than last year at this time.
D.WIS MKI.S APPOIWUU.Vrs.
WASHINGTON, March (U. P.)
Kdwaid J. Helming. of San Dti'go,
was appointed assistant secretary of
labor. This Is the first official act of 'from the democratic and humanitar
'Secretary of Labor Davis. ian Wilson ideals." ( ,
Miss Florence" Parbury, author, singer and musician, pains to fly from city
to city J. we her own compositions of "temperamental music." Sho came
from ,"r 'our and to gather materiaJ for her next book "Atmos
phere It. America." , .
Harding Wishes Colombian
Treat Acted on at Extra
t ordinary Senate Session.
WASHINGTON, March 5 (U, C.
Martin, U. P. Staff Correspondent.)
President Harding today faced a dis
agreement with the republican sena
tors. According to republican senato
rial, leaders, including Lodge and
Knox, Harding wishes the Colombian
treaty aete-d rjn in extraordiirary ses
sion of the senate, now in sessijn.
A con.iide-rable number of republicans
are said to disagree and think the sen
ators should be given time to go home
and arrange their affairs for the long
summer session which Is expected to
begin In April. Some think the trea
ty should not be ratified at all. H
Harding insists he will prevail.
No Date Set for S"ssHjii
WASHINGTON. March 5. (A. P.)
Senator Lodge and Representative
Mondell, republican leaders, conferred I
with Harding over a special session
and said later that no date was set. It
Is Indicated that another conference
will be heUl soon.
CLARK LAID T0.REST;
FINAL PASSING OF
WASHINGTON. March 5. (A. P.)
Th. funeral services for Champ
Clark held in the house of representa
tives marked the final passing of the
veteran legislator. The gallery was
idled. The casket was covered with
li ivers and stood heioro the speaker's
He! Leive-d eif Amerieitns.
WASHINGTON, March 5. (A. P.I
Representative Mann in his eulogy
referred to Clark as a "loving father
of the house and a wise counsellor of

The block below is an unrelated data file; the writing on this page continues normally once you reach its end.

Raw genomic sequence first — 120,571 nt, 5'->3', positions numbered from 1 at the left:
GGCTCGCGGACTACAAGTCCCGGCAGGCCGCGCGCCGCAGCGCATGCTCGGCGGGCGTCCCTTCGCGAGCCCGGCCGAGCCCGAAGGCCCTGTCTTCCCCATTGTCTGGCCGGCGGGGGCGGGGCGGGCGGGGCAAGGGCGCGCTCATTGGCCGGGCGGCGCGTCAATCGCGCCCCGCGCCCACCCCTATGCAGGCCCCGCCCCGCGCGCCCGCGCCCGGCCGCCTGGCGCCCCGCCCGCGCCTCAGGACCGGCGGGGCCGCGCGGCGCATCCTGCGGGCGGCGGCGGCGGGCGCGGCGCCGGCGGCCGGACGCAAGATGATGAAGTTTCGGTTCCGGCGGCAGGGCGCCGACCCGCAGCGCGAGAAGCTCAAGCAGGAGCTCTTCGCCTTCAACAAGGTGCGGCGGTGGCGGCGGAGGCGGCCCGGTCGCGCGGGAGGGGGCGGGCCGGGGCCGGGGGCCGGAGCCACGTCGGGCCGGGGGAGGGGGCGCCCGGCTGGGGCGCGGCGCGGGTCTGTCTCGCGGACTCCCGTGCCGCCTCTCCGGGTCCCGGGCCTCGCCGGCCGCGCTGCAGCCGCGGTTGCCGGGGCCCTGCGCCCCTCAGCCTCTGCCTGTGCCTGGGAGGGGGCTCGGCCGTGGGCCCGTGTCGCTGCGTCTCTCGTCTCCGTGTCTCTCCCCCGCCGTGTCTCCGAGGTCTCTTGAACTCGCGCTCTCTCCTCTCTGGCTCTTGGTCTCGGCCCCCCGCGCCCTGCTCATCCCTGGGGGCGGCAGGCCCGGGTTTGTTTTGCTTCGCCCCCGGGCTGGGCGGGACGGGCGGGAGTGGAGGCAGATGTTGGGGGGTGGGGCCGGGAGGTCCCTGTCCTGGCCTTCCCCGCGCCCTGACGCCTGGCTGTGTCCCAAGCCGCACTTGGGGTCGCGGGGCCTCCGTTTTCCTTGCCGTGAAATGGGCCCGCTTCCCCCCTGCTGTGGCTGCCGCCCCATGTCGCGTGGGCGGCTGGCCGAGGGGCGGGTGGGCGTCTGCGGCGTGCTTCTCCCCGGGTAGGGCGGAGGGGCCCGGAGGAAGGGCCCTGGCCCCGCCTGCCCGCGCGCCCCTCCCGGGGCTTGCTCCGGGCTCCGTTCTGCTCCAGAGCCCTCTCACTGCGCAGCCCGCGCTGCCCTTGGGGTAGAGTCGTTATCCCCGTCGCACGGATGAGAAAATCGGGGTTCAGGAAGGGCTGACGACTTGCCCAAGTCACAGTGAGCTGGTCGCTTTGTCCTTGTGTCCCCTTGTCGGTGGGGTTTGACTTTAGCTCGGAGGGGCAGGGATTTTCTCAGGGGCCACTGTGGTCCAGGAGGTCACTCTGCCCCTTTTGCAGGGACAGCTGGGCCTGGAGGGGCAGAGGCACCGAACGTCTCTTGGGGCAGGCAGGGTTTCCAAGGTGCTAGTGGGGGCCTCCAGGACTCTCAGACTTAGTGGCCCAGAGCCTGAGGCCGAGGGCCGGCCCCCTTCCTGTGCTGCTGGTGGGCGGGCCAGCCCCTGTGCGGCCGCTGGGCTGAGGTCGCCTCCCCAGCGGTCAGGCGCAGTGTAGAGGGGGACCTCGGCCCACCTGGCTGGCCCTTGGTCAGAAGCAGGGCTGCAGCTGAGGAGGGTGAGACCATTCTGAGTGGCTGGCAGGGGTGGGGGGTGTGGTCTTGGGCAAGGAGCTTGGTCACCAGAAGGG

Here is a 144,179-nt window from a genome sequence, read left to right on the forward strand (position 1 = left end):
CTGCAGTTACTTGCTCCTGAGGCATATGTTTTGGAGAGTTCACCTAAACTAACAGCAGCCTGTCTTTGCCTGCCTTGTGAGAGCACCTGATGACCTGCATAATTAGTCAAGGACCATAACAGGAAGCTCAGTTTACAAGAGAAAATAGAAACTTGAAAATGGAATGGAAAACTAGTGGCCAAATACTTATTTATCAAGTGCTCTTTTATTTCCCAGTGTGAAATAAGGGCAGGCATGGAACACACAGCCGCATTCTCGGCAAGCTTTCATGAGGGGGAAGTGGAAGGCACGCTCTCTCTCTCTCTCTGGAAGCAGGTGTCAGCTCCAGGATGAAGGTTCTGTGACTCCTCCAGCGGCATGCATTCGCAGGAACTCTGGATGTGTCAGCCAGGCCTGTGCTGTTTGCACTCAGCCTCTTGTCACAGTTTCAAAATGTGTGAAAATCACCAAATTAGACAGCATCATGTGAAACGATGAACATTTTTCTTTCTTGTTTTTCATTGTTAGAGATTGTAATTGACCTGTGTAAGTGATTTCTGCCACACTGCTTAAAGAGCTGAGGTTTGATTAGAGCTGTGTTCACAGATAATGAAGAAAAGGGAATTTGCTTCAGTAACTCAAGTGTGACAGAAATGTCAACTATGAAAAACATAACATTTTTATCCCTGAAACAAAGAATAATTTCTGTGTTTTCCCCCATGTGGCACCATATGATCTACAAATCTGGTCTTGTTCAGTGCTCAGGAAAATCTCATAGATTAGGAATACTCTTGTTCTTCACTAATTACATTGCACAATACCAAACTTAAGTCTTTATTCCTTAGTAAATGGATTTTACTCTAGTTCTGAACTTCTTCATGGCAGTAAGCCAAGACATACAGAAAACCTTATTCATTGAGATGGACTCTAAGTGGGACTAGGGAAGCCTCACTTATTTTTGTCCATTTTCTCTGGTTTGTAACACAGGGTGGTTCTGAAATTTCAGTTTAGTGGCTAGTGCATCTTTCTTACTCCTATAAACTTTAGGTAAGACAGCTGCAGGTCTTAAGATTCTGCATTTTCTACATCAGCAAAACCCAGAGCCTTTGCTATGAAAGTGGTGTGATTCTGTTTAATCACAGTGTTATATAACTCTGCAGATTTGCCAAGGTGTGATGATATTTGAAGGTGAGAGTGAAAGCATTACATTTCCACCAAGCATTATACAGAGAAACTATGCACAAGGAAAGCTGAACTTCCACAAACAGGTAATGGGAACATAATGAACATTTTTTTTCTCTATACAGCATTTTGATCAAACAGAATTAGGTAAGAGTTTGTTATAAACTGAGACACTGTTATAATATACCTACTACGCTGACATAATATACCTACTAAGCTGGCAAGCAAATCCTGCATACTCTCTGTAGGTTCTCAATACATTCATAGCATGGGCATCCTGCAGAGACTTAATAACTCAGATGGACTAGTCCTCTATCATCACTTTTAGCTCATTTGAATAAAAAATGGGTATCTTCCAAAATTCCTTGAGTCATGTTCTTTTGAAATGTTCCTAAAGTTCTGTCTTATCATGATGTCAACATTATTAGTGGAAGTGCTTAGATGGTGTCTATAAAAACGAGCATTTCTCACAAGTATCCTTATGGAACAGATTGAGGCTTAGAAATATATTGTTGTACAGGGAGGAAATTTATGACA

Senator Reed said Clark was one of
the "best loved of Americans."
LETTER OF TRIBUTE IS
SENTTOEa - PRESIDENTi
the murder of Sheriff Til Taylor of
' Umatilla county, Is not aware of the
WASHINGTON, March 3. U". r.)!fate of her son ts indicated in a let--A
letter of tribute to former Presi-ltcr received here from the executive
ent Wilson from tho former Wilson iseervtury of the homo service station
cabinet was made public today by (lie
stale department. The letter Was
signed by every member of the for
mer eubtne't and slated that "history
will aclaim" the "'grent .qualities" of
the former president.
tiBAM) JUHY INDICTS aid her. Mrs. Bathie has nine ehil-
SCIKMH.'S PRINCIPAL dren, six of them at home, and said
HOOD RlVKR. March 6. J. H. her husband had divorced her. refus
Duiiii, 'principal oC Cascade Iocks imr to support the family. According
scheio'l. was last night indicted by the, to the mothers statement Rathia serv.
grand jury on two statutory charges ;ed overseas, where he was wounded
Involving a 15-venr-old pupil of his And gassed, being discharged in April,
school. Tho trial has . been set
'AMERICA ABOVE EVERY
THING' THOUGHT WILL
BE REPUBLICAN MOTTO
(U. P.) The
1 epuolican motto will
" declared the news -
inaugural address. Aftor calling him
it "worthy son of Monroe," th Bonsoir
declared It was looking forward to
l!;t, saying "we must hope that Hard-
! ing's successor will bo less
KANSAS CITY PASTOR
ACCEPTS TEMPORARY .
CALL TO WASHINGTON
KANSAS CITY. Mo., March 5. (A.
j P.) Dr. W. S. Abernnthy, pastor of
the first Baptist church here, today
accepted a e-all to preach temporarily
In Calvary Jtaptist church in Wash
ington, where President Harding will
HELSINGFOltS. March 5. (U. P.)
--The anti-bolshevik revolution ' la
spreading throughout Russia, accorij
ing to dispatches received here.
The revolutionary forces are In
complete control of Petrograd and the
naval base at Kronstadt, is claimed in
a communique signed by the "revolu
Fifty were killed and $00 wounded
In street fighting at Moscow, where
35.000 soviet troops are said to have
TWO TOWNS DEBATE
SIT. HOOD LOOP RO.VD
HOOD RIVER, March 5. A big
deputation of members of the Com